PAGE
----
How one song created a genre
Ever wonder why Bobby Digital hasn’t sued the pants off Puerto Rico? If, as the story goes, the dembow rhythm that underpins the lion’s share of reggaeton tracks directly derives from Shabba Ranks’s “Dem Bow,” an early 1990s song produced by Digital using a riddim built by Steely and Clevie, he’d seem to have quite a case.
But what if the full story has yet to be told? It might help to explain why no cease and desist orders have silenced the sampled loop that lends reggaeton its trademark thump. Beyond questions of intellectual property, the untold history of dembow reveals why reggaeton is so widely embraced and deeply resonant. When we follow the path of the percussive pattern synonymous with reggaeton—for a while, Puerto Ricans referred to the genre itself as dembow—we trace a circuit connecting Kingston to Colón to New York to San Juan and eventually every other city in Latin America.
You’ve heard it before. It’s the reason reggaeton gets dismissed as monotonous, a genre with “one beat.” At a mid-tempo stride, a kick plays four to the floor while a snare cuts a classic Caribbean curve across each bar. The loop takes on a two-measure shape, conjuring the Cuban clave as percussive filigree accentuates the rhythm while a quick drum roll (tra!) heightens the return of the downbeat and repeat of the cycle. It’s a particular arrangement of beloved samples, their familiarity an essential part of dembow’s affective charge.
But the drum loop most commonly circulating as “Dembow” on Best Reggaeton Beats CDs or as a minimally metadata’d MP3 is not the same one that underpins Shabba’s seminal single. Instead, it stems from the instrumental of another version of “Dem Bow,” a re-lick of the riddim for a Spanish version, “Ellos Benia,” by Panamanian reggae en español pioneer Nando Boom. Produced neither in Panama City nor Colón, hot spots of the isthmus nation’s reggae scene, but out on Long Island, New York, the recording resulted from a charmed collaboration between Panamanian and Jamaican reggae musicians and producers. Their efforts to translate and cross-market dancehall hits to New York’s sizeable Spanish-speaking community laid the foundation for an entire genre, especially once Puerto Rican producers got their hands on this particular instrumental.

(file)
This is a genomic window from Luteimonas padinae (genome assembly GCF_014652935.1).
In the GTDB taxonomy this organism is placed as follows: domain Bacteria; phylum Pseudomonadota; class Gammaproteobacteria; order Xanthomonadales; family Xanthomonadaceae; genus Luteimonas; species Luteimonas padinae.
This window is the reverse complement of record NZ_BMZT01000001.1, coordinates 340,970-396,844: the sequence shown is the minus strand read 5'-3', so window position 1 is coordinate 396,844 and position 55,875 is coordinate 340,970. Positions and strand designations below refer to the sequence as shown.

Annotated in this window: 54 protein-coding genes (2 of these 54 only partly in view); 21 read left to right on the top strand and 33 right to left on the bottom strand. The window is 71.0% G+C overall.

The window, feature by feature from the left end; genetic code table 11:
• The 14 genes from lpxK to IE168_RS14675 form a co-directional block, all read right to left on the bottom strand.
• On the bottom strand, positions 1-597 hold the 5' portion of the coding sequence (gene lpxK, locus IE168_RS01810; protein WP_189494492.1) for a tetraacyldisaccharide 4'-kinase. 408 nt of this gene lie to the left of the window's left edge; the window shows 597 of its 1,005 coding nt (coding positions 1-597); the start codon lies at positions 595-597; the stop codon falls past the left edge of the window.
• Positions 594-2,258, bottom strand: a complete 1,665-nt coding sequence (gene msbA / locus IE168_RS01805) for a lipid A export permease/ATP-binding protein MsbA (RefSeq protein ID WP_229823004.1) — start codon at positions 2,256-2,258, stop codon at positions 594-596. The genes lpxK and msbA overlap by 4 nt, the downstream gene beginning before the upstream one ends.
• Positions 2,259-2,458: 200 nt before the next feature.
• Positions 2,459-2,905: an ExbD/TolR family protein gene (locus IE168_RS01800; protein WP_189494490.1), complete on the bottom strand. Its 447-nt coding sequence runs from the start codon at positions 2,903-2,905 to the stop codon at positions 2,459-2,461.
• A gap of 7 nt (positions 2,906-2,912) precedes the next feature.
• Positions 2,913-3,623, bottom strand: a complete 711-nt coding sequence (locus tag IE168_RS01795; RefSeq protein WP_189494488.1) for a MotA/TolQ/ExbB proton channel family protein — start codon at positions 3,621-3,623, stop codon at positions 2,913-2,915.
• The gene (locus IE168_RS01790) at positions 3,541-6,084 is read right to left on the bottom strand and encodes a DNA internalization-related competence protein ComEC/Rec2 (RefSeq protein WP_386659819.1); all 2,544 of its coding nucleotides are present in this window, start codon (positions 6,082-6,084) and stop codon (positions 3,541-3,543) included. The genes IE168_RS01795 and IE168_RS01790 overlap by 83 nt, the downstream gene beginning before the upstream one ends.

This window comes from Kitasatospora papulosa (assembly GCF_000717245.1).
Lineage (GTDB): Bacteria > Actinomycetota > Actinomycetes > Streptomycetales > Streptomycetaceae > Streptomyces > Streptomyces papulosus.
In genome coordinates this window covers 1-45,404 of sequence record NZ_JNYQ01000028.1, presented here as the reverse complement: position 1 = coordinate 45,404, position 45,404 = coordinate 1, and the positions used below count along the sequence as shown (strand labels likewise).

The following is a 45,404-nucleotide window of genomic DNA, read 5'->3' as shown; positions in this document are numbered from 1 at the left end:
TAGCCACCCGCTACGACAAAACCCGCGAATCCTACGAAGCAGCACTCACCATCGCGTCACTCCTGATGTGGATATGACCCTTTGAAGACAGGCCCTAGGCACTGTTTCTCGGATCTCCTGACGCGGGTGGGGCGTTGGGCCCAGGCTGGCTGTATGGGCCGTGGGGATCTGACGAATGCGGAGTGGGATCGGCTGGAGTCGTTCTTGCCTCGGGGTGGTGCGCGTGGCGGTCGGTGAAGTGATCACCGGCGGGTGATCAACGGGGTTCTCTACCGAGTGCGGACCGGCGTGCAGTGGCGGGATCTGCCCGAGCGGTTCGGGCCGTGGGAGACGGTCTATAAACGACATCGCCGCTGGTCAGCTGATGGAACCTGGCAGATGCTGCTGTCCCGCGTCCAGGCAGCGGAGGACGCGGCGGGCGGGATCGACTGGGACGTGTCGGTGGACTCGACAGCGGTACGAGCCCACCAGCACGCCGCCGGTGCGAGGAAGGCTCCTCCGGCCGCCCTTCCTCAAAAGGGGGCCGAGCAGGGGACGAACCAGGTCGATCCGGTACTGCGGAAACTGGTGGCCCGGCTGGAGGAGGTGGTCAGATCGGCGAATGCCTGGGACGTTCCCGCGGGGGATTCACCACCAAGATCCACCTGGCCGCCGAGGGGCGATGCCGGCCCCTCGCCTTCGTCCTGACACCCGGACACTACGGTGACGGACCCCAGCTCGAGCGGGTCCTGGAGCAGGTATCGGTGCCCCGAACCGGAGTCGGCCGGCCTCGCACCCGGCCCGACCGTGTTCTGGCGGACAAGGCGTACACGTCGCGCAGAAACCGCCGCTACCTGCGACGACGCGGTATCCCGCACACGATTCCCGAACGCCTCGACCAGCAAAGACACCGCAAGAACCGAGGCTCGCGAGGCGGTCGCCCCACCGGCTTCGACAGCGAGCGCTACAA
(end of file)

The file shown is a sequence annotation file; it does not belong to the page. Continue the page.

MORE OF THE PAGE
Reggaeton’s myth of origins is now a well-worn yarn. Panamanian descendents of Jamaican labor migrants embraced reggae right away, and by 1980, local vocalists were performing Spanish-language routines, translating the day’s dancehall hits while deploying popular melodies and riddims for odes to such local patrons as bus drivers, club owners, and drug dealers. Around 1990, fleeing Noriega’s military dictatorship, some of Panama’s top vocalists worked with Jamaican producers in New York to make reggae en español a tri-state (and hence Pan-American) phenomenon. Finding their way to Puerto Rico rapidly, their recordings’ instrumental B-sides propelled freestyle sessions in San Juan’s burgeoning hip-hop scene, and soon enough, DJs started chopping up and rearranging the most popular tracks in order to stitch together marathon rap sessions passed around as mixtapes.